Jordy Nelson vs. Michael Thomas: Who's the Better 2017 Fantasy Football Receiver?

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Friday August 25th, 2017

The Debate Series of the SI/4 For 4 Fantasy Football Draft Kit will pit two top minds in the fantasy industry against one another. They will take opposing sides of a decision many fantasy owners will face during their drafts, and make the case for their guy. In this installment, SI’s Michael Beller and 4 For 4’s T.J. Hernandez debate Jordy Nelson vs. Michael Thomas.

Jordy Nelson, WR, Packers (ADP: 11.75)

Michael Beller makes the case for Nelson over Thomas…

When Jordy Nelson suffered a torn ACL two summers ago, costing him the entire 2015 season, many assumed it was the beginning of the end for him. He would be returning in 2016 as a 31-year-old receiver who became a star thanks, at least in part, to the sort of game-breaking speed that made him one of the most dangerous deep-ball receivers in the league. The list of players like that who played at the same level post-injury isn’t exactly robust.

If that was the beginning of the end, we’re going to have a rash of receivers deliberately tearing their ACLs.

Nelson turned in another excellent season last year, catching 97 passes for 1,257 yards and 14 touchdowns. He finished fifth among receivers in catches, sixth in yards, first in touchdowns, first in standard-league fantasy points, and second in PPR. So much for that downturn.

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Nelson has been arguably the most high-level consistent receiver in the league since 2011. Starting with that season, he’s the only receiver in the NFL with three 13-touchdown seasons, and one of five with four 1,200-yard campaigns. Nelson may not have the across-the-board ceiling of Antonio Brown, but he’s about 90% of the way there, and he always delivers at that 90% mark. Consistency at that level just doesn’t happen very often. Nelson is special.

It doesn’t hurt that he plays with the best quarterback in the league, either. Since 2011, Nelson and Aaron Rodgers have played 68 games together, not including the one in 2013 in which Rodgers fractured his collarbone after two pass attempts. In those 68 games, Nelson has 361 receptions for 5,594 yards and 56 touchdowns. That comes out to 5.3 catches, 82.3 yards and 0.8 touchdowns per game. Extrapolate that over 16 games, and you’re looking at 84.8 receptions, 1,316.8 yards, 12.8 touchdowns, 208.48 standard-league fantasy points and 293.28 PPR-league points. Those are top-five receiver numbers in any season.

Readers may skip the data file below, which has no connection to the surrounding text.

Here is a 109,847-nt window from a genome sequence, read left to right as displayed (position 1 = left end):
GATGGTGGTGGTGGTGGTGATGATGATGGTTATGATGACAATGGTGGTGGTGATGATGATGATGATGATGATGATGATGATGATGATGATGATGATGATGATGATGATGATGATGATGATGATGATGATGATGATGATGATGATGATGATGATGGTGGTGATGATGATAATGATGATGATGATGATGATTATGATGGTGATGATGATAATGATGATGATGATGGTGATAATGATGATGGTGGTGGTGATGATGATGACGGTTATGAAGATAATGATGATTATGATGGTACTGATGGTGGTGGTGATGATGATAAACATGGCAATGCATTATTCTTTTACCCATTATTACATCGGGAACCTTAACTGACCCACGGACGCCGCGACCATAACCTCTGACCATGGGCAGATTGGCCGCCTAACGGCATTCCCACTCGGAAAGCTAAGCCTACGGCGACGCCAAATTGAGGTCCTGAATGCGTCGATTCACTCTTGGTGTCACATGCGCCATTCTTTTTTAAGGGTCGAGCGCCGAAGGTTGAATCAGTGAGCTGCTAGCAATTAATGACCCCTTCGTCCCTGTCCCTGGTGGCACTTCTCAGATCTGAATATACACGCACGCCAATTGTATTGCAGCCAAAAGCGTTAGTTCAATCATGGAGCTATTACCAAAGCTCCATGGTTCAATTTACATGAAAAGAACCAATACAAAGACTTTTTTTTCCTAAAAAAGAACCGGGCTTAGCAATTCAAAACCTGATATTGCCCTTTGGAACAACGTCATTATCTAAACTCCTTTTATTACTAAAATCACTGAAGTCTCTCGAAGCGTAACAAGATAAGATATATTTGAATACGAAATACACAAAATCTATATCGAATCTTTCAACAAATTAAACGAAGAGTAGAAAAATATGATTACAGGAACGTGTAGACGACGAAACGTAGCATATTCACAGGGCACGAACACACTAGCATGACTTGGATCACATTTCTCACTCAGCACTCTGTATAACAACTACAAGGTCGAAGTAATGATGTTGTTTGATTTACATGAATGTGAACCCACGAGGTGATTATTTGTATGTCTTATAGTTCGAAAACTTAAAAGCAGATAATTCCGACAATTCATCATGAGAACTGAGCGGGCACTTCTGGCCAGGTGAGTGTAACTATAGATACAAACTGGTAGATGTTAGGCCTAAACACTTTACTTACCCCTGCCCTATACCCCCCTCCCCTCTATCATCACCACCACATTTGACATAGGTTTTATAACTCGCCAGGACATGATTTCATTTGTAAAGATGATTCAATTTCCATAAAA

Touchdown scoring is volatile, but when a receiver maintains as high a rate for as long as Nelson has, we have to assume that he has found a way to beat the volatility. That traces to Green Bay’s love for passing the ball in the red zone, especially inside the 10-yard line. Rodgers has led the NFL in red-zone pass attempts in all of the last three seasons, and his 140 attempts since then lead all quarterbacks, as well. Over Nelson’s last two seasons, 13 of his 27 touchdowns have come on plays that started inside the 10.

The only argument for Thomas over Nelson is that the former is on the rise, entering his second season in the league, and the latter, while still near the top of his game, is on the back nine of his career. That assumes Nelson lost a step, but the evidence simply doesn’t bear this out. He had 22 catches of at least 20 yards in 2013. In 2015, he had 19. In his breakout 2011 season, he had 19. Last year, he had 19. It took him a while to shake the rust off, but once Nelson got going, he was as lethal on the deep ball as ever. He had at least one 20-yard catch in 11 games last season.

Thomas is undoubtedly an up-and-coming receiver, and I’ll be happy to have him on any of my teams. He, too, plays with one of the league’s most prolific quarterbacks. He’s going to be a red-zone monster, and can make big plays down the field. Thomas, in fact, could one day be his era’s version of Nelson. It’s still Nelson’s era, though. He’s your man in this battle.